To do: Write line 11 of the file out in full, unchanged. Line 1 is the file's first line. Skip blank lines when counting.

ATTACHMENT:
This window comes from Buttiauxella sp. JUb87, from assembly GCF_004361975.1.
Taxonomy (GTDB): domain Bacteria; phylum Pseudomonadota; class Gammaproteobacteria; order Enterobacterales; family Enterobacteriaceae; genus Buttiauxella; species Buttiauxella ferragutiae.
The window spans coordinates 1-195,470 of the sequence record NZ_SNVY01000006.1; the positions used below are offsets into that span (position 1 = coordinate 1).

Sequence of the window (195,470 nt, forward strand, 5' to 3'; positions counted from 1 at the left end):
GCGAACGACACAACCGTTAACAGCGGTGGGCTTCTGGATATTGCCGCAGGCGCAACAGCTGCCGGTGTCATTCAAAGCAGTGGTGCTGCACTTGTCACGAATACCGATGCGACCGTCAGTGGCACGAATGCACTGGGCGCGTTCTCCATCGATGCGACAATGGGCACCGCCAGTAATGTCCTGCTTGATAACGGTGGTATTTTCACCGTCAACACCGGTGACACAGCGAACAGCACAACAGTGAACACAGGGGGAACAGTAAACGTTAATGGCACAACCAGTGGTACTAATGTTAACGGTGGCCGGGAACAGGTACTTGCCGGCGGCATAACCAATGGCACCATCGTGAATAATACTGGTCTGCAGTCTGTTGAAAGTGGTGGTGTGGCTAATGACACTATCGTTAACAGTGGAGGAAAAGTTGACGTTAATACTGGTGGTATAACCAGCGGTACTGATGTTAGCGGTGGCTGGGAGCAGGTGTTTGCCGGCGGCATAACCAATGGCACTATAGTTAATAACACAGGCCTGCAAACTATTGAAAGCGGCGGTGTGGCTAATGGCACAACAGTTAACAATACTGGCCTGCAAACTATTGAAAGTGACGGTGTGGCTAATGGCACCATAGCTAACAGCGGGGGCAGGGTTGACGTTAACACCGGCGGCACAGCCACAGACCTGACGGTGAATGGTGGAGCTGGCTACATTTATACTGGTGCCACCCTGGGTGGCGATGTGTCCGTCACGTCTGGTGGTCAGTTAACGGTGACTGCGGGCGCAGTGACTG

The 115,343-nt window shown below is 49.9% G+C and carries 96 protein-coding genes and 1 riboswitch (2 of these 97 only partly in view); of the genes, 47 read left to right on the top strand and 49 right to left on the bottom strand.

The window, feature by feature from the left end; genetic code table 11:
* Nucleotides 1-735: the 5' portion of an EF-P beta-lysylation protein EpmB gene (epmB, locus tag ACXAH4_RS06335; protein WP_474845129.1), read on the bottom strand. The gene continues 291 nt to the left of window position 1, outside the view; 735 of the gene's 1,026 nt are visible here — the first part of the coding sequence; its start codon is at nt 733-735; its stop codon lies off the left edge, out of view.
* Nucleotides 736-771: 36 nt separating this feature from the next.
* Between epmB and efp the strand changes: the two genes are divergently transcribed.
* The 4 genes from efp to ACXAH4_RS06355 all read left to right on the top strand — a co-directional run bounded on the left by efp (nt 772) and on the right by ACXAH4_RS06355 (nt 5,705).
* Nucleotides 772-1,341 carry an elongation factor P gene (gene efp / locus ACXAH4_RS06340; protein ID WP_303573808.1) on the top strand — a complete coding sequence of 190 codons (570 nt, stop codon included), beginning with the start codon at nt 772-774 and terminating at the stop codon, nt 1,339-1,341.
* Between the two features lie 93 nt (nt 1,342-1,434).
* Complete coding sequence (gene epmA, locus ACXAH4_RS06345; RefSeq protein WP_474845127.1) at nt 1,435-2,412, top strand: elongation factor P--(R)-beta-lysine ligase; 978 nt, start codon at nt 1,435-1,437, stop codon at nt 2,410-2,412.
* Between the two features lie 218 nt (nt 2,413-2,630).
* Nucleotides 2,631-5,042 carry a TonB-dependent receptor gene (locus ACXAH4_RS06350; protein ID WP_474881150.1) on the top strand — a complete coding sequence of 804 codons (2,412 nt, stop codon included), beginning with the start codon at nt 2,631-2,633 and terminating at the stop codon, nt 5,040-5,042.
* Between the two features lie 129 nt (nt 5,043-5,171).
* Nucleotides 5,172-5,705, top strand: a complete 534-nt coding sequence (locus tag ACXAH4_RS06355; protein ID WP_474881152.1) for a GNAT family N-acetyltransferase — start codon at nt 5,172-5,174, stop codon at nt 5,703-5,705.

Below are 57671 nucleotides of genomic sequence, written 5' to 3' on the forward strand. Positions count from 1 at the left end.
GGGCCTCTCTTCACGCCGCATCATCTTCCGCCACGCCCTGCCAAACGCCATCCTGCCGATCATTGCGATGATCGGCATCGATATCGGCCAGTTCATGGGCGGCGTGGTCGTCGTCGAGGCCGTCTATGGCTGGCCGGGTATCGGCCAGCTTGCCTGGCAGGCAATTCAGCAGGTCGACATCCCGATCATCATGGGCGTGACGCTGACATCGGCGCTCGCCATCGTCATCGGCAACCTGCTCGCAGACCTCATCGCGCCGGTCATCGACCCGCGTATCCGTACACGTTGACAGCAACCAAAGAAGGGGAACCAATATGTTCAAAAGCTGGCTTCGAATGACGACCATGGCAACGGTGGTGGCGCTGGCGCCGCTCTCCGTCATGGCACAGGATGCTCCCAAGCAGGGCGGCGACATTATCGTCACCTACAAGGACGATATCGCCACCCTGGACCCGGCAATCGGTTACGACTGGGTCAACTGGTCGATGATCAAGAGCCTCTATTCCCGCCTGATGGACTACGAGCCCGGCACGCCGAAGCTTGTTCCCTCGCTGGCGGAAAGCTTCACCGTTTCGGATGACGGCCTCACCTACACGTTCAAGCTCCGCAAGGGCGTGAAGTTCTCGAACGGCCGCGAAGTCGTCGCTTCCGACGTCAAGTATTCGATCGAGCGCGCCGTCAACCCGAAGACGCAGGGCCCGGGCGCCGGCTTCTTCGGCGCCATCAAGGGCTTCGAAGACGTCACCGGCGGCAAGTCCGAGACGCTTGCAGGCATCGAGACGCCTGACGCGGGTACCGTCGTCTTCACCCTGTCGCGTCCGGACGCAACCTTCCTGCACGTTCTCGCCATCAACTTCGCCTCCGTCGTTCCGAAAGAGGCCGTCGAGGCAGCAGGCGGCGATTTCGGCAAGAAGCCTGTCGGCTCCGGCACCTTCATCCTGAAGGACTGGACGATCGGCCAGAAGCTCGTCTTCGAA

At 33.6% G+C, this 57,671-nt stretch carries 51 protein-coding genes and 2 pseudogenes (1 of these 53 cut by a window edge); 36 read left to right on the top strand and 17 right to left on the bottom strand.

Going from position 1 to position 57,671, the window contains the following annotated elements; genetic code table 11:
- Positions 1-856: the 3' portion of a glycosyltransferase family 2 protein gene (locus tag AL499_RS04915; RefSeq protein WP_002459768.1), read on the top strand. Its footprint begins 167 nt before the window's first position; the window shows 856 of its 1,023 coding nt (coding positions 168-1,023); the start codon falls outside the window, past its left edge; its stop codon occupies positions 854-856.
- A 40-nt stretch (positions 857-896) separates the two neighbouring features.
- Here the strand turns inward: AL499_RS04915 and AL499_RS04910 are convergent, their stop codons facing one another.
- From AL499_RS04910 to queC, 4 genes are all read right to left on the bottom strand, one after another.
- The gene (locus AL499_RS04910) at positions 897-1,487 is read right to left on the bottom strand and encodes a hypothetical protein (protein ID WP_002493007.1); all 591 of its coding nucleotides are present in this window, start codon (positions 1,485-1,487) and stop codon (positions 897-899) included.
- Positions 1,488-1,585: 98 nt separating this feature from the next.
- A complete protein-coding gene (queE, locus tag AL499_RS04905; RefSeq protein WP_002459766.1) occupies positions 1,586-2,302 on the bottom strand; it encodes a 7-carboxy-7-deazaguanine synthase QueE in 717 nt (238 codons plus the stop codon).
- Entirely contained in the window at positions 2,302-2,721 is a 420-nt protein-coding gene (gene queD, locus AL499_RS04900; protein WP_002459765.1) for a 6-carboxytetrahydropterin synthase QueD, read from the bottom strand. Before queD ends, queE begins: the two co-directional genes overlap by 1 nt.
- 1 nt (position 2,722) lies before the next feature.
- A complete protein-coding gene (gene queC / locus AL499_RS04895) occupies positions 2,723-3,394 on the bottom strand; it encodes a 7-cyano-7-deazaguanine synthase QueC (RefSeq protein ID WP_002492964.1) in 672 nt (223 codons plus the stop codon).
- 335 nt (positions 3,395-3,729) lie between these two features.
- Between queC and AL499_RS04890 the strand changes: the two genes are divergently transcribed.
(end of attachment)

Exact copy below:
* The 4 genes from efp to ACXAH4_RS06355 all read left to right on the top strand — a co-directional run bounded on the left by efp (nt 772) and on the right by ACXAH4_RS06355 (nt 5,705).